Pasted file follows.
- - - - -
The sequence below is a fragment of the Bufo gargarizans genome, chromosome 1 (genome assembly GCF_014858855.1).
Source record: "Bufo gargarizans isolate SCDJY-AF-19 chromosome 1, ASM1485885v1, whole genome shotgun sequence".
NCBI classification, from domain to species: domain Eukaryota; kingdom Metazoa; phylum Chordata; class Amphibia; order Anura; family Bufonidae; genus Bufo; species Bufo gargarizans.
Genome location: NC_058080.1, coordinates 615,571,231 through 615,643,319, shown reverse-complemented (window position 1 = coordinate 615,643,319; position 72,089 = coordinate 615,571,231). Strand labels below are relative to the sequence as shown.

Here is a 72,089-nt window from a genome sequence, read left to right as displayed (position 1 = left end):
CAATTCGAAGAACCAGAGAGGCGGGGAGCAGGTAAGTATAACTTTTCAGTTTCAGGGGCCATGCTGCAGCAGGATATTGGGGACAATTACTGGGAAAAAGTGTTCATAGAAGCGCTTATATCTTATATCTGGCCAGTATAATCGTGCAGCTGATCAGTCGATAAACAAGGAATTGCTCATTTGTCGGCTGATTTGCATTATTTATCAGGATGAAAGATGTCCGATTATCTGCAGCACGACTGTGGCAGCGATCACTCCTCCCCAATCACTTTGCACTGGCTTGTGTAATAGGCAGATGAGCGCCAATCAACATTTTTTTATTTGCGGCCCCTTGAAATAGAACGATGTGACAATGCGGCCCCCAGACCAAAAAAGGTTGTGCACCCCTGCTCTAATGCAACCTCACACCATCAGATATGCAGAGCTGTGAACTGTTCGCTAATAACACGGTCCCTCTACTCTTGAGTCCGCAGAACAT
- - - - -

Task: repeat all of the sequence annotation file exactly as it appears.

The sequence below is a fragment of the Bufo gargarizans genome, chromosome 1 (genome assembly GCF_014858855.1).
Source record: "Bufo gargarizans isolate SCDJY-AF-19 chromosome 1, ASM1485885v1, whole genome shotgun sequence".
NCBI classification, from domain to species: domain Eukaryota; kingdom Metazoa; phylum Chordata; class Amphibia; order Anura; family Bufonidae; genus Bufo; species Bufo gargarizans.
Genome location: NC_058080.1, coordinates 615,571,231 through 615,643,319, shown reverse-complemented (window position 1 = coordinate 615,643,319; position 72,089 = coordinate 615,571,231). Strand labels below are relative to the sequence as shown.

Here is a 72,089-nt window from a genome sequence, read left to right as displayed (position 1 = left end):
CAATTCGAAGAACCAGAGAGGCGGGGAGCAGGTAAGTATAACTTTTCAGTTTCAGGGGCCATGCTGCAGCAGGATATTGGGGACAATTACTGGGAAAAAGTGTTCATAGAAGCGCTTATATCTTATATCTGGCCAGTATAATCGTGCAGCTGATCAGTCGATAAACAAGGAATTGCTCATTTGTCGGCTGATTTGCATTATTTATCAGGATGAAAGATGTCCGATTATCTGCAGCACGACTGTGGCAGCGATCACTCCTCCCCAATCACTTTGCACTGGCTTGTGTAATAGGCAGATGAGCGCCAATCAACATTTTTTTATTTGCGGCCCCTTGAAATAGAACGATGTGACAATGCGGCCCCCAGACCAAAAAAGGTTGTGCACCCCTGCTCTAATGCAACCTCACACCATCAGATATGCAGAGCTGTGAACTGTTCGCTAATAACACGGTCCCTCTACTCTTGAGTCCGCAGAACAT